How this site is built

This site uses Vite and Remark plugins that let you write MDX routes in your Remix app. These MDX routes are transformed to JS at build-time.

Server-side utilities query the frontmatter of each MDX file so that pages can display lists of posts.

The best part is that Remix has your back as your app gets more complex. Need to grab data your database? It's just Remix, so use a loader. Remix let's you use the same mental model and the same tools all the way from a simple blog to a complex app. No rearchitecting is required.


MDX support in Vite is provided by @mdx-js/rollup. Frontmatter support in Remark is provided by remark-frontmatter and remark-mdx-frontmatter.

Check out vite.config.ts to see how these are wired together.

MDX routes

To take advantage of nested routes, posts are under /blog/ so that the blog.tsx parent route can handle layout and styling uniformly for all posts.

The about page is a one-off route so it handles its own styling. There are probably other ways to handle styling without needing a surrounding <div />, but that seemed the simplest for now. It is still a nested route relative to the root route, so it gets the site layout for free.

Querying MDX routes

The home page (/) and blog archive (/blog) each want to display a subset of the posts. Specifically, they want to display metadata about each included post.

The naive solution would be to read the files directly, say with fs.readFileSync and then parse the frontmatter. There are a couple issues with this approach. For one, the MDX routes are routes not content and they will be built to a different location. Also, if you were using any other plugins for MDX or frontmatter, you'd have to duplicate that setup to parse the posts.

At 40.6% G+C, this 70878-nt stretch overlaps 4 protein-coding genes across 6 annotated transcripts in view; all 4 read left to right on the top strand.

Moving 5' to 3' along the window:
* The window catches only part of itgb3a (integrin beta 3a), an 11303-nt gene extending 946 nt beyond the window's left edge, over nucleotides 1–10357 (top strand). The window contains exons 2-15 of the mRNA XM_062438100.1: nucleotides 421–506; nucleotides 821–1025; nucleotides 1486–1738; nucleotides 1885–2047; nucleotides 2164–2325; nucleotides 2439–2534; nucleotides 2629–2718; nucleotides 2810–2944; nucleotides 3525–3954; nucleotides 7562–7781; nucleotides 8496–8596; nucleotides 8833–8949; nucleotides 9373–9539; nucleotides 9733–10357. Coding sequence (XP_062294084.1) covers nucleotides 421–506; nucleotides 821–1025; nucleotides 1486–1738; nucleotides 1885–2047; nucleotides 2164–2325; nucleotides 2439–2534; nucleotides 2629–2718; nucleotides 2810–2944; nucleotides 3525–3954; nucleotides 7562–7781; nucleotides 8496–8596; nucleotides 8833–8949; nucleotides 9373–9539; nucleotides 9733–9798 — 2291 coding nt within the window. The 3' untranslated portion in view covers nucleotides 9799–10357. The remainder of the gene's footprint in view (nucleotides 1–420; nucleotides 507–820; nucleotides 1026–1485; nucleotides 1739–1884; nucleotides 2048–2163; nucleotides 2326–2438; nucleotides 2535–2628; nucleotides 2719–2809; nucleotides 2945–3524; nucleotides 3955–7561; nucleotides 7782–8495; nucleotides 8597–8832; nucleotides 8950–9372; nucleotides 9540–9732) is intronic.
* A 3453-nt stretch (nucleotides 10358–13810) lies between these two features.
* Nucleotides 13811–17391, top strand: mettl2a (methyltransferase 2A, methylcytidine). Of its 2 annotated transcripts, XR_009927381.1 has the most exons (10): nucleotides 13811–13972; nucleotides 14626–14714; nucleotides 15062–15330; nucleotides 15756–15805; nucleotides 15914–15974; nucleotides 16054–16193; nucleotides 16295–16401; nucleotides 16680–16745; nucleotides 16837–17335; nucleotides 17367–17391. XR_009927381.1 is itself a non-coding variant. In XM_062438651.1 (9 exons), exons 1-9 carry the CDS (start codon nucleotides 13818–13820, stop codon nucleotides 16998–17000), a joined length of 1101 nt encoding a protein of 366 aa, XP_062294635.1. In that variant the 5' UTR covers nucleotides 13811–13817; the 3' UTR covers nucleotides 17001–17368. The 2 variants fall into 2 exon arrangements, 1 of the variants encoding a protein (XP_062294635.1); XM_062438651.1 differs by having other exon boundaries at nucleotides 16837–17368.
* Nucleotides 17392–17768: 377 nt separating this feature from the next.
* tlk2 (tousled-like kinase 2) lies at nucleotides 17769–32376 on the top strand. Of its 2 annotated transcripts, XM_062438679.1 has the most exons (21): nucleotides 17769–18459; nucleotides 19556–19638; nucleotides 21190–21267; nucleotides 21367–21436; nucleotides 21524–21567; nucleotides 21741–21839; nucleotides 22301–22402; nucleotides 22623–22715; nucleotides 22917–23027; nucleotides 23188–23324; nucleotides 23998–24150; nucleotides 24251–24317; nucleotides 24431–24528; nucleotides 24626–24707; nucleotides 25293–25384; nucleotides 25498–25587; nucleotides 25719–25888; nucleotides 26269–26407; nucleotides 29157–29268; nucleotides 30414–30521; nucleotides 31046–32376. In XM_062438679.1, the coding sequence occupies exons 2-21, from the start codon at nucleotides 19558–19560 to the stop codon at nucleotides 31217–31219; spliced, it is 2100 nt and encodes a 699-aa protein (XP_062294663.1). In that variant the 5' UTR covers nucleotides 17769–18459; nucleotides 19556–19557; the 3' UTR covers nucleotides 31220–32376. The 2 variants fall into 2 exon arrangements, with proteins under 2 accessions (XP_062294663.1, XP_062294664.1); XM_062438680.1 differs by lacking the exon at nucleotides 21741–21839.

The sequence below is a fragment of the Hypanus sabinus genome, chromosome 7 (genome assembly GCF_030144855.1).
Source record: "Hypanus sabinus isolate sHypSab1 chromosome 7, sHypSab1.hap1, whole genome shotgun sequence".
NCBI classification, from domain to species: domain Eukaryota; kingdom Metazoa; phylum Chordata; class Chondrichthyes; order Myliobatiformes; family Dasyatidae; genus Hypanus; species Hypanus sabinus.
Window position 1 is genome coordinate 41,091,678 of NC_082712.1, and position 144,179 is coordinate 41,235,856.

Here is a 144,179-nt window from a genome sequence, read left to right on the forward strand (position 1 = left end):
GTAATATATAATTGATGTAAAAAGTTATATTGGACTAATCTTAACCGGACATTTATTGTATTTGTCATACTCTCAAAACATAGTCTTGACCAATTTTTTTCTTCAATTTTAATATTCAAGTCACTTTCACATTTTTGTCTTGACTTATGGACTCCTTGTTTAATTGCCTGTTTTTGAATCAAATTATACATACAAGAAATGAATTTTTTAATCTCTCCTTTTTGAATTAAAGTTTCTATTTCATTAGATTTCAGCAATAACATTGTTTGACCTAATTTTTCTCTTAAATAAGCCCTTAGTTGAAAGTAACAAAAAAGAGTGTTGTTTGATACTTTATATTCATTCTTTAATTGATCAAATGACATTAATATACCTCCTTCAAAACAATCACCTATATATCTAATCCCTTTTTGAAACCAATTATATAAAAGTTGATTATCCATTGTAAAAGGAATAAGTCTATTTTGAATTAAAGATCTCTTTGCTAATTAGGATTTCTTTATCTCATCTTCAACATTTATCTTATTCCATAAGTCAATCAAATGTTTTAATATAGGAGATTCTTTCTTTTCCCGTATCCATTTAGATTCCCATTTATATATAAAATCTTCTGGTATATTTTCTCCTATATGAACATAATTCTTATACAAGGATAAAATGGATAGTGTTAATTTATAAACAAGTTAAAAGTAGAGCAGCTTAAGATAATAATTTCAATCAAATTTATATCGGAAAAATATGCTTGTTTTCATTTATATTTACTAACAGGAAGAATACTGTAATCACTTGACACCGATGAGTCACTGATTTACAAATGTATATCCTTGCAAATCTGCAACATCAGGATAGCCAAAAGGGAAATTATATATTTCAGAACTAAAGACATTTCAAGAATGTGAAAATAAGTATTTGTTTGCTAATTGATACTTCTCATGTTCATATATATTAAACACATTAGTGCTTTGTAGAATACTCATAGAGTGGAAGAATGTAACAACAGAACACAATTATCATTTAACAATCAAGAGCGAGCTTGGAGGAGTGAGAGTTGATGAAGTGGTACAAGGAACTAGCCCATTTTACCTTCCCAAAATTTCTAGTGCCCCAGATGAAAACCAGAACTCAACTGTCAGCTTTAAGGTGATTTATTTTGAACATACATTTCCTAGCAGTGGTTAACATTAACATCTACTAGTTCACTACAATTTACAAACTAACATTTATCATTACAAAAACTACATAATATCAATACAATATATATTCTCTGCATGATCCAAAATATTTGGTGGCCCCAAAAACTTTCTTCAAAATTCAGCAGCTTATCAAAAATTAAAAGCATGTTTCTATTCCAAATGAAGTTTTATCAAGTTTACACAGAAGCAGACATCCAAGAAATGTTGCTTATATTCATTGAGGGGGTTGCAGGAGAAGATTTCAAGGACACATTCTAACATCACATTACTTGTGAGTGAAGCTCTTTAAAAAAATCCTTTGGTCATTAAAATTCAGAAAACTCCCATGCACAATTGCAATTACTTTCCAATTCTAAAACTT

Luckily, Vite's glob imports makes this easy. But relying on Vite, it handles transforming the MDX routes with the same transformation pipeline that is setup in vite.config.ts.

Importantly, all frontmatter queries run behind a loader so that only the data needed by each page is sent over the network. Otherwise, chunks for all posts would get sent to the browser even if a route like the home page only wanted to display metadata for a subset of the posts.


This approach handles MDX at build-time. For some use-cases, you might prefer to handle MDX at runtime. It's a bit more work since you have to setup a Unified pipeline yourself, but it let's you model posts as content rather than routes. That is, you would have a blog.$slug.tsx route that would dynamically load the MDX content for that post.

There are different trade-offs here, so its up to you to decide which one is better. But the approach this site takes is often a simpler starting point.